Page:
Along the same lines, at least one writing exercise that invoves genderflipping (or other-flipping in a different way) a passage of writing. I’m looking for other ideas like that which help me show students different perspectives in a way that sinks in. So much writing depends on finding the unexpected angle, the voice that has been too quiet to hear before, the elusive scent on the breeze that tugs at some memory — that’s what is both thrilling and terrifying about exploring things in one’s writing.

I will remind you that classes afre basically half price if you register by July 1, and that there are three Plunkett slots – scholarships for people who couldn’t otherwise afford the class – in each one. I am always pleased when people take advantage of the Plunketts – so help make me happy by passing the word along to someone who might be interested!

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Nattering Social Justice Cook: Celebrating Rainbow Hair

And as he spoke of understanding, I looked up and saw the rainbow leap with flames of many colors over me. -Black Elk

One place recent culture wars have been being played out has been the virtual space occupied by Twitter and its adjacent social media. Examining a particular hashtag or recurring phrase often provides insight into what the topic of the moment is, as well as what tropes and memes are being deployed.

A common adjective in many of the more conservative, alt-right, and other theater-of-outrage rants I’ve seen in the past couple of years is “rainbow-haired,” never in a positive sense. It’s usually paired with some form of “social justice warrior,” and often accompanied by an emotional catch-phrase or verbiage like “feels” or “drinking the tears.” There’s a lot of interesting stuff built into that particular fixation. So let’s dig around to find what’s contained in the phrase and its use in this pejorative sense.

The rainbow itself has plenty going on, symbology-wise. In many mythologies, it’s the bridge between heaven and earth, used by gods, heroes, and shamans. In the Christian allegory of Noah, it’s the sign of God’s covenant with humanity. Leprechauns hide their gold at the rainbow’s foot, Indra uses it for his bow, and in the Australian Dreaming, it adorns the scales of the Rainbow Serpent who created the world. It’s also got a maxim built into it: something positive that cannot appear without something negative happening first. There are no rainbows without rain, at least a little of which must fall into every life.

In 1978, this metaphor for something containing a multitude of variations became associated with gay pride and diversity, through the efforts of artist/drag queen Gilbert Baker, who said of it: “We needed something beautiful, something from us. The rainbow is so perfect because it really fits our diversity in terms of race, gender, ages, all of those things. Plus, it’s a natural flag—it’s from the sky! And even though the rainbow has been used in other ways in vexilography, this use has now far eclipsed any other use that it had.”

And we should not forget Skittles and the slogan “verb the rainbow.”

What happens when it becomes hair color that makes it particularly hate-worthy for dour conservatives? It’s something I’m fairly familiar with, since I started dying my hair with streaks of pink in 2006 when I found Loreal’s Color Rays on a Bartell’s shelf. The dye requires no pre-bleaching; it is alarmingly, wonderfully bright when it first goes on, and fades over the course of the next couple of months. While it only comes in three colors rather the multitudes other lines hold. I have yet to find another dye that lasts as long and well. I’ve tried plenty over the years, including Manic Panic, Ion, Arctic Fox, and Vibes. I wrote at length about the (over a decade-long now) experience in The Pink Hair Manifesto so I’ll avoid saying anything other than it’s something I anticipate continuing to do, particularly since it’s become part of my authorial brand.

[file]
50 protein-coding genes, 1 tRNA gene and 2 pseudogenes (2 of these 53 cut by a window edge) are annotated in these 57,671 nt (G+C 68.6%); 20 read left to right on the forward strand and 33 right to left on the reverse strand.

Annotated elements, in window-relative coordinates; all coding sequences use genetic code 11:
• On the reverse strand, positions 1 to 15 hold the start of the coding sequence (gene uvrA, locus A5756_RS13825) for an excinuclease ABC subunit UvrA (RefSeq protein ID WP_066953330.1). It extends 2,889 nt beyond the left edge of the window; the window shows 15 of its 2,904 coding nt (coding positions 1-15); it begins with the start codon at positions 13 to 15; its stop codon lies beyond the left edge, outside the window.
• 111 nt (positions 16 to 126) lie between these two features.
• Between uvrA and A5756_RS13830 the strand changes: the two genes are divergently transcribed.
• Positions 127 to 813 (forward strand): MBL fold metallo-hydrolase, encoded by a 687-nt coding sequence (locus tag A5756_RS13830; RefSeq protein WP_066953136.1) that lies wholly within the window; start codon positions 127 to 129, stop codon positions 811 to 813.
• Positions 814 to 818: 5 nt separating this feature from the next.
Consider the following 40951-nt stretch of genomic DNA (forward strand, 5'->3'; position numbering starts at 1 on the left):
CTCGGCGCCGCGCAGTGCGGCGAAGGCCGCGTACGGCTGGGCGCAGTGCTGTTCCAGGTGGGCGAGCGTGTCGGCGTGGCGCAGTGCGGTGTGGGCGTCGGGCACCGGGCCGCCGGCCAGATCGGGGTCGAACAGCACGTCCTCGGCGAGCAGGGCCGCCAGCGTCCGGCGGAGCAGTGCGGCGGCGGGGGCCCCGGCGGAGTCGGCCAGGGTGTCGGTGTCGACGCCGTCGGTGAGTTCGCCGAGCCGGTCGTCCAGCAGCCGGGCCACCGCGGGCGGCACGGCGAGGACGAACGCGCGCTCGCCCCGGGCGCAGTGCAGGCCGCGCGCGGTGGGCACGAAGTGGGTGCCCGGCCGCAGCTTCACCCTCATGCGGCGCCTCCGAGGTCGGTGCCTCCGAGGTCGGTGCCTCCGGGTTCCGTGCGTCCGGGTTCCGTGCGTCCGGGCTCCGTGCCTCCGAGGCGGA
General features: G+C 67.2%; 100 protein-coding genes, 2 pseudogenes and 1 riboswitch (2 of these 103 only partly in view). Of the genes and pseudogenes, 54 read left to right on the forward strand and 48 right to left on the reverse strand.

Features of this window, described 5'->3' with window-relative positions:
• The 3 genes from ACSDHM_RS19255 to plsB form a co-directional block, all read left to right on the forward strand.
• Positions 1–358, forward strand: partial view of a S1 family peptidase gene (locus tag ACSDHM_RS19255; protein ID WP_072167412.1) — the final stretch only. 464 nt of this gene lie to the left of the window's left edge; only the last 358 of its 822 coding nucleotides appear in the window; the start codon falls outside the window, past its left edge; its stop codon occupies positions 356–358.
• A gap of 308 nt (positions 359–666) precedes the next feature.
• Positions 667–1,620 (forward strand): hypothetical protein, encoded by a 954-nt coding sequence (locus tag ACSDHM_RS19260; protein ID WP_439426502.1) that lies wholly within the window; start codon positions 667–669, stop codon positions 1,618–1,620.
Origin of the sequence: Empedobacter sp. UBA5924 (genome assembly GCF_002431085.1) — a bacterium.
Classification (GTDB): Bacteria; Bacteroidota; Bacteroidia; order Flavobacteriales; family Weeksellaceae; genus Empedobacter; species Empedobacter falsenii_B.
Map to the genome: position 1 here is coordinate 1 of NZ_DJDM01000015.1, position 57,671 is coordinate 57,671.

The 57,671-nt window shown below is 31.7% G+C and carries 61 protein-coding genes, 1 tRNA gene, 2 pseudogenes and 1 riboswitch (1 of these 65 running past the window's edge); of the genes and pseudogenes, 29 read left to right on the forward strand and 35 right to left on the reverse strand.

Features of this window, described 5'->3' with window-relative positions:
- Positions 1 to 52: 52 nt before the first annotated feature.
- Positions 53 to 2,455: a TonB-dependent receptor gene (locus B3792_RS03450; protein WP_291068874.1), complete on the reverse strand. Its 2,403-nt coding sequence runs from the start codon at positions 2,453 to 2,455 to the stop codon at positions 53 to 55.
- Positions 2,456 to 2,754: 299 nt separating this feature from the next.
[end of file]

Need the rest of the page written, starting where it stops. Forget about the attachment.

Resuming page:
Let’s ground the recent phenomenon of chemically-colored hair plumage historically, since it happened a few decades earlier than my decision. Fabulous colors required science to make it possible, but the earliest adopters were the punks, particularly Cyndi Lauper. This was considered pretty shocking; I can remember a girl at my high school dying a small patch of hers blue and having her father threaten to kick her out of the house as a result.

Rainbow hair, rooted in a counter-culture movement, revels in individuality and a certain DIY spirit (there is no shame in going to the salon for it, but I find it much more fun to do my own). It celebrates one’s appearance, draws the eye rather than shrinking away from it. It is something beautiful that those who don’t fit inside normal standards of beauty can have. It is playful, joyful, delightful at times.

Very recently it has spread like wildfire, and many of the people adopting it are millennials. This gives the anti-rainbow hair sentiment a double-whammy, providing an “oh these kids nowadays” moment while slamming anyone older for acting overly young. (Which implies that’s a bad thing, which isn’t a notion I agree with).

Screen Shot 2017-06-26 at 10.19.06 AMHere’s something that I think also often makes conservative minds bristle: it confuses gender norms. In traditional thinking, men aren’t supposed to care about or celebrate their appearance in the way women are. But rainbow hair appears all over the gender spectrum. Pull in the strand of meaning associated with gay pride, and the objectionability quotient increases.

There’s a reason alt-right and other manifestations of conservative trollish rhetoric so often focuses on appearance, on fat-shaming or fuckability or even how a new Ken-doll wears their hair. It’s a reversion to the schoolyard insult, the way insecure children will be cruel to others in order to try to build their internal self-worth, a behavior many, but sadly not all, outgrow. Worthy of an essay in itself is the fact that it’s also behavior advantageous to advertisers: anxious consumers who want to fit in are willing to spend money in the effort.